What happens if your campaign calls for blue-collar influencers, gardeners, or gamers? Will the agency have the resources and know-how to find the people needed for that campaign?
Influencer marketing platforms usually give you the best chance of finding a large enough pool of potential candidates for influencer campaigns, especially for brands that are targeting subsegments of your audience. You can sift through creator profiles using filters like age, location, brand affinities, engagement ratios, and even the categories in which influencers wield the most sway to narrow your candidate pool.
Choosing the Right Influencer Partners
Reaching the right audience hinges on how good you are at choosing the right influencers for your campaign. In order for that influencer selection process to work, it needs to integrate a couple of really important factors.
A lot of marketing teams underestimate the importance of their influencer selection process. Influencer selection directly impacts a brand’s ability to move the needle with a social media campaign, but most brands have no idea how to actually structure the influencer selection process.
Most marketers have a pretty solid grasp of the basic information needed about an influencer to determine if he or she is a good fit for a campaign. That data usually falls into the category of quantitative data:
- Follower size
- Engagement rate or view rate
- # of posts
- Overall post performance
- Demographic targeting
- Budget + Availability
- Previous sponsorship performance
- Fraud detection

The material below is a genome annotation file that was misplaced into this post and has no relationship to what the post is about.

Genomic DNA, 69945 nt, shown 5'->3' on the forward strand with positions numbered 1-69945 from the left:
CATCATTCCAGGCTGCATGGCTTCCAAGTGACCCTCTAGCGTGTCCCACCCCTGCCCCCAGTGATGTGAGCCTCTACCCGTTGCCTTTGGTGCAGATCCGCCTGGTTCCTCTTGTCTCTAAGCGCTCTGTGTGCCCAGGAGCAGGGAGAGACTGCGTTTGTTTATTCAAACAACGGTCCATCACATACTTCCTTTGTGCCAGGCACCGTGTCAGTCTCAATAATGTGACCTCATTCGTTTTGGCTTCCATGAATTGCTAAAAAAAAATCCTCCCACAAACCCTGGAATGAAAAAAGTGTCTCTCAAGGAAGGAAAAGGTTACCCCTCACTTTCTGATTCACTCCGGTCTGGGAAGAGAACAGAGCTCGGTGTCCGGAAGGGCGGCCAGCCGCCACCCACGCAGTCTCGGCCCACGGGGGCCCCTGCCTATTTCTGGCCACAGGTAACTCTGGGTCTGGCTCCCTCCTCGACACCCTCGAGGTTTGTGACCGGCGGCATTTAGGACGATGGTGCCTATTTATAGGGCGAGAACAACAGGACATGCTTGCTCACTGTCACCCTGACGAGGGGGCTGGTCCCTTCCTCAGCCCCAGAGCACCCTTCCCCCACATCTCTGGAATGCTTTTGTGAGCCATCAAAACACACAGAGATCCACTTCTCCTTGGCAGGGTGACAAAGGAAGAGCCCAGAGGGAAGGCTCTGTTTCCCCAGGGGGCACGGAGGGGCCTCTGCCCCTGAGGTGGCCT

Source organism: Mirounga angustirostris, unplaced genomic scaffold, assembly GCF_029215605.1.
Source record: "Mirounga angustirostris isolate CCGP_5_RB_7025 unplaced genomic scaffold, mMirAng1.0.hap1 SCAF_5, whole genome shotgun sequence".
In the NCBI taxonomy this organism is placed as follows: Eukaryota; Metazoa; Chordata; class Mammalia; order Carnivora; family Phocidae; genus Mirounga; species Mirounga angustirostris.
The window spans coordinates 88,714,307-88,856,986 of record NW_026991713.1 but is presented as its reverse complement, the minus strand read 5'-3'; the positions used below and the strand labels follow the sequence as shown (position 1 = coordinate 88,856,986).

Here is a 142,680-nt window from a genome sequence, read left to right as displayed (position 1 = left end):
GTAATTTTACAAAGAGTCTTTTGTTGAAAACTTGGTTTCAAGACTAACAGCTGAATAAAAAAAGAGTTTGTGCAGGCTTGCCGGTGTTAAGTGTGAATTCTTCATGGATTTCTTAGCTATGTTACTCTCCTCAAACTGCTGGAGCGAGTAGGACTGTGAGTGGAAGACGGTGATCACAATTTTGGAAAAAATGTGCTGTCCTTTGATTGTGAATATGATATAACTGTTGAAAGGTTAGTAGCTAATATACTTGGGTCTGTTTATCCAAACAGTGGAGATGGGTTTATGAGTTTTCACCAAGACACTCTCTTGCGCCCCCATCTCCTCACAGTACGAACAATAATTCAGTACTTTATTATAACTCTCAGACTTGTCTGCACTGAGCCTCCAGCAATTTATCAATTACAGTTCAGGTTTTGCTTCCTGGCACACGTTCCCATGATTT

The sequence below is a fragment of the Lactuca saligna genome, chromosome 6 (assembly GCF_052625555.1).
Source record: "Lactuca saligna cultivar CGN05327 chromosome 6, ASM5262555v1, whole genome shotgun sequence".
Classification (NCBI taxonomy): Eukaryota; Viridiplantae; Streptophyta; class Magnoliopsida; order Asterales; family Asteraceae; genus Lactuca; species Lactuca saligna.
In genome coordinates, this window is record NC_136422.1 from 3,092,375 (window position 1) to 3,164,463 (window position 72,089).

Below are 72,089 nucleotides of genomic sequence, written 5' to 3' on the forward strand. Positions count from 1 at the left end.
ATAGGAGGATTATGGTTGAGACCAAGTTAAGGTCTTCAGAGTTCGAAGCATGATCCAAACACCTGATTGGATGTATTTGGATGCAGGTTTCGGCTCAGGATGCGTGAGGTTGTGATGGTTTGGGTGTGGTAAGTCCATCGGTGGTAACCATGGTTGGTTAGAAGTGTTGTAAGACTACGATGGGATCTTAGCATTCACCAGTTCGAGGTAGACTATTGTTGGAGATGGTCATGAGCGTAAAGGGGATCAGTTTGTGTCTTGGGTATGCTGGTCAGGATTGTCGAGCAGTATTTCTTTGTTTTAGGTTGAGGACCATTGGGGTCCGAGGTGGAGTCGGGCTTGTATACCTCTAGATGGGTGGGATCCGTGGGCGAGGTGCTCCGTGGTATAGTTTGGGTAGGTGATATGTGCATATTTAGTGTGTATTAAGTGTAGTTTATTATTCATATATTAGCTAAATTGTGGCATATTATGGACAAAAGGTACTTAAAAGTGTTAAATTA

But qualitative insights are also important for choosing the influencer(s) who will be able to get you the outcomes you want to see. These include information on:
- Quality of content
- Is it creative? Original?
- Influencer aesthetic
- Does the influencer fit your brand?
- Are their values/messaging aligned with the brand?
- Does the influencer’s content fit the campaign’s creative direction?
An influencer should be chosen based on the likelihood she’ll be able to create content for the specific buyer persona/audience segment she’s creating content to reach. In the example below, let’s assume these influencers both talk about fashion & are currently in their 20’s. But they clearly target different demographics, which means they will appeal to different types of brands in the same vertical.
💡 Finding the right influencer partner requires you to know more about an influencer than just demographic info and follower count.
The influencer selected also needs to be great at creating content for the specific platform(s) where your target buyer is most likely to spend time. For instance, a food blogger who creates amazing-looking flat lays for Insta may not have the same knack for creating entertaining TikToks, and the entertainment factor is a huge part of TikTok culture.
An influencer should stick to creative concepts that support the messaging needed to push your target buyer deeper into your funnel and/or farther along on the purchase path.
One thing you’ll want to remember about your influencer selection process is that it’s also important to take a look at the audience behavior. By looking at the behaviors of audience members who are actually liking and commenting on an influencer’s posts, you can refine your targeting even more. Huh?
We have an entire post dedicated to influencer outreach penned by our Director of Account Managers. If you want to know how to approach influencers for collabs, that’s the post you want to read. Even has email templates.